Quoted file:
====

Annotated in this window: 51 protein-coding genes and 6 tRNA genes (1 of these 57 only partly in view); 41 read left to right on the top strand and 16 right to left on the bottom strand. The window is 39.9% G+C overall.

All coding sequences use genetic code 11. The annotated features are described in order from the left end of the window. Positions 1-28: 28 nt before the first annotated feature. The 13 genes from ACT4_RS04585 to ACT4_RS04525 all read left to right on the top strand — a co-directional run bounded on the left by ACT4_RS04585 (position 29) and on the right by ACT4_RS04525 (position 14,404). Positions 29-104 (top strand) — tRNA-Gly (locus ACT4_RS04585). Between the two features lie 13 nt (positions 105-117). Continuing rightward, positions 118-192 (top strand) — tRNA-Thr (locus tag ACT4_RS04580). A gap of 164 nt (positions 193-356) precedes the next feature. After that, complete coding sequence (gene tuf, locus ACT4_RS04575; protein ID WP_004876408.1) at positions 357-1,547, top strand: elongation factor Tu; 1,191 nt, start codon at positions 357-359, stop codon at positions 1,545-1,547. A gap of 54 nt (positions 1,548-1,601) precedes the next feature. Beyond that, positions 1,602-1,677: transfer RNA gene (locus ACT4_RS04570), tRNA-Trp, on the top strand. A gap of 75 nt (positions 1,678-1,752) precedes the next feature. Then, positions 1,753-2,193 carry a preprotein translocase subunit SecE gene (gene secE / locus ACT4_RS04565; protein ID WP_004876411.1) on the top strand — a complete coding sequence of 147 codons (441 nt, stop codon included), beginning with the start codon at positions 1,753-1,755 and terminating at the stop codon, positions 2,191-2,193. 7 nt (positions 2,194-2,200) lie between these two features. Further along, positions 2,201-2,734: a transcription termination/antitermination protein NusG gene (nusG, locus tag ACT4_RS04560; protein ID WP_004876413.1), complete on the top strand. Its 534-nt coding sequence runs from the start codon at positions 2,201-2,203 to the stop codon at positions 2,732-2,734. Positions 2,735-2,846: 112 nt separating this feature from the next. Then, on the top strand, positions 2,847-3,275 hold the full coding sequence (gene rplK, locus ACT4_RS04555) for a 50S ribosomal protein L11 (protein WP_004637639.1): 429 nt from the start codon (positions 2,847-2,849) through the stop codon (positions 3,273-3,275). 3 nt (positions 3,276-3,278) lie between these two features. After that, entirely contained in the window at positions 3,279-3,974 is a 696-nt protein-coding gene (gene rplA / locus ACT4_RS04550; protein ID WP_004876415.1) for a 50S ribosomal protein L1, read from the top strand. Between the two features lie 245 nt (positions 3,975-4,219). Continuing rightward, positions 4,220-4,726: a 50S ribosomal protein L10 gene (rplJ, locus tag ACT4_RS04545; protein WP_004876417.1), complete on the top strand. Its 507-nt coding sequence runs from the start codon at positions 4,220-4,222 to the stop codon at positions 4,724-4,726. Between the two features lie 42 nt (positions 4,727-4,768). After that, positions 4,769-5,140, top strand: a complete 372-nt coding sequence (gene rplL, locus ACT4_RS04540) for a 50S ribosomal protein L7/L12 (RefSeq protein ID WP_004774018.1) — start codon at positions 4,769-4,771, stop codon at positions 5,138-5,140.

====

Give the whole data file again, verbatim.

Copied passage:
Annotated in this window: 51 protein-coding genes and 6 tRNA genes (1 of these 57 only partly in view); 41 read left to right on the top strand and 16 right to left on the bottom strand. The window is 39.9% G+C overall.

All coding sequences use genetic code 11. The annotated features are described in order from the left end of the window. Positions 1-28: 28 nt before the first annotated feature. The 13 genes from ACT4_RS04585 to ACT4_RS04525 all read left to right on the top strand — a co-directional run bounded on the left by ACT4_RS04585 (position 29) and on the right by ACT4_RS04525 (position 14,404). Positions 29-104 (top strand) — tRNA-Gly (locus ACT4_RS04585). Between the two features lie 13 nt (positions 105-117). Continuing rightward, positions 118-192 (top strand) — tRNA-Thr (locus tag ACT4_RS04580). A gap of 164 nt (positions 193-356) precedes the next feature. After that, complete coding sequence (gene tuf, locus ACT4_RS04575; protein ID WP_004876408.1) at positions 357-1,547, top strand: elongation factor Tu; 1,191 nt, start codon at positions 357-359, stop codon at positions 1,545-1,547. A gap of 54 nt (positions 1,548-1,601) precedes the next feature. Beyond that, positions 1,602-1,677: transfer RNA gene (locus ACT4_RS04570), tRNA-Trp, on the top strand. A gap of 75 nt (positions 1,678-1,752) precedes the next feature. Then, positions 1,753-2,193 carry a preprotein translocase subunit SecE gene (gene secE / locus ACT4_RS04565; protein ID WP_004876411.1) on the top strand — a complete coding sequence of 147 codons (441 nt, stop codon included), beginning with the start codon at positions 1,753-1,755 and terminating at the stop codon, positions 2,191-2,193. 7 nt (positions 2,194-2,200) lie between these two features. Further along, positions 2,201-2,734: a transcription termination/antitermination protein NusG gene (nusG, locus tag ACT4_RS04560; protein ID WP_004876413.1), complete on the top strand. Its 534-nt coding sequence runs from the start codon at positions 2,201-2,203 to the stop codon at positions 2,732-2,734. Positions 2,735-2,846: 112 nt separating this feature from the next. Then, on the top strand, positions 2,847-3,275 hold the full coding sequence (gene rplK, locus ACT4_RS04555) for a 50S ribosomal protein L11 (protein WP_004637639.1): 429 nt from the start codon (positions 2,847-2,849) through the stop codon (positions 3,273-3,275). 3 nt (positions 3,276-3,278) lie between these two features. After that, entirely contained in the window at positions 3,279-3,974 is a 696-nt protein-coding gene (gene rplA / locus ACT4_RS04550; protein ID WP_004876415.1) for a 50S ribosomal protein L1, read from the top strand. Between the two features lie 245 nt (positions 3,975-4,219). Continuing rightward, positions 4,220-4,726: a 50S ribosomal protein L10 gene (rplJ, locus tag ACT4_RS04545; protein WP_004876417.1), complete on the top strand. Its 507-nt coding sequence runs from the start codon at positions 4,220-4,222 to the stop codon at positions 4,724-4,726. Between the two features lie 42 nt (positions 4,727-4,768). After that, positions 4,769-5,140, top strand: a complete 372-nt coding sequence (gene rplL, locus ACT4_RS04540) for a 50S ribosomal protein L7/L12 (RefSeq protein ID WP_004774018.1) — start codon at positions 4,769-4,771, stop codon at positions 5,138-5,140.